Former NBA star Yao Ming delivered a petition earlier this week during the opening session of the Chinese People’s Political Consultative Conference (CPPCC) asking China’s government to ban sales of ivory.

Signatories and fellow CPPCC members include Wang Wenjing (Chairman and CEO of Yonyou Software), Liu Jun (Chairman of Eagle International Holdings), Xu Shaochun (Founder of Kingdee Software), Zhu Xinli (Chairman of China Huiyuan Juice Co.), and Yu Minhong (Founder of New Oriental Education).

Yao has visited Kenya and South Africa, learning about the poaching crises firsthand and filming a documentary for state broadcaster CCTV. He previously helped to reduce China’s demand for shark fin by a reported 50% through his campaign with WildAid. After a previous CPPCC resolution President Xi’s administration banned shark fin from state banquets.

In April 2013, Yao launched a campaign with WildAid, the African Wildlife Foundation, and Save the Elephants to reduce demand for ivory and rhino horn. In January, officials crushed more than six tonnes of seized ivory and in 2013, China’s State and National Forestry Departments appealed to travelers through SMS alerts not to purchase ivory or rhino horn. On February 27, China’s top business leaders released a pledge to never purchase, possess, or give ivory as a gift. WildAid China Board Chairman, Mr. Huang Nubo spearheaded pledge recruitment which includes Cao Guowei, CEO of Sina Corp., China’s largest internet portal, as well as 10 individuals from the Forbes 2013 China Rich List including Jack Ma, founder of the Alibaba Group.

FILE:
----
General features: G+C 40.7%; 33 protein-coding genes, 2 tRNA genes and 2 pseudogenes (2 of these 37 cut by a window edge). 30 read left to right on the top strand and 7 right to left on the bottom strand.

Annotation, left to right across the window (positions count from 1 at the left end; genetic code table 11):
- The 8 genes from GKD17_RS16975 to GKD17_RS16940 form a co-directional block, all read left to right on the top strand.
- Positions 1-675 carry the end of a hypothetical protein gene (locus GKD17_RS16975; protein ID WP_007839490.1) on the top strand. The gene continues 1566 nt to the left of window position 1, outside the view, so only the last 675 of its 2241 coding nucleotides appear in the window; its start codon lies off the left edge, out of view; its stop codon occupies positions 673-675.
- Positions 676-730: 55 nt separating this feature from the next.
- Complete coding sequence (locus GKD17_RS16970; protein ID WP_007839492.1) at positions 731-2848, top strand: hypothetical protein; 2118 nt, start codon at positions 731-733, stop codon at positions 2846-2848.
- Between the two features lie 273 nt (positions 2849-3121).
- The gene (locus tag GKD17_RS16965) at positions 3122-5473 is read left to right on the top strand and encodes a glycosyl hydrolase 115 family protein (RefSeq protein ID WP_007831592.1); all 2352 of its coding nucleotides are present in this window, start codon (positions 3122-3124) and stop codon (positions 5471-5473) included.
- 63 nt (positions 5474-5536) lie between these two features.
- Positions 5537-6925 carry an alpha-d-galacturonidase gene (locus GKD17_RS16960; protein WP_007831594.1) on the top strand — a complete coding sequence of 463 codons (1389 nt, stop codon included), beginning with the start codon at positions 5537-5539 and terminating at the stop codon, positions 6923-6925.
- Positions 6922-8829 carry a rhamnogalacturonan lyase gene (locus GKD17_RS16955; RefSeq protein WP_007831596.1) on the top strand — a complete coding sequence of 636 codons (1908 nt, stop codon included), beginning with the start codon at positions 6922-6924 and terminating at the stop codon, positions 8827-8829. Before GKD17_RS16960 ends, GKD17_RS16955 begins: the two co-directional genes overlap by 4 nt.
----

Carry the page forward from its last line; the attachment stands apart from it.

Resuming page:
“As China grows up, Chinese companies should do the same and take on more social responsibility,” said Nubo. “This is why we are joining efforts to protect our planet’s wildlife. We hope this ethic becomes engrained in us and is passed down to future generations.”

Recent surveys indicate a large portion of China’s population is unaware of the death toll to create ivory and rhino horn products, yet a greater number of residents support government enforced bans.

“China can truly be a global leader in conservation and stopping the legal sales of ivory, which enable laundering and confuse consumers, would be a great step towards that,” said WildAid Executive Director Peter Knights.

In the United States, Hawaii and New York legislatures are considering banning sales of ivory.

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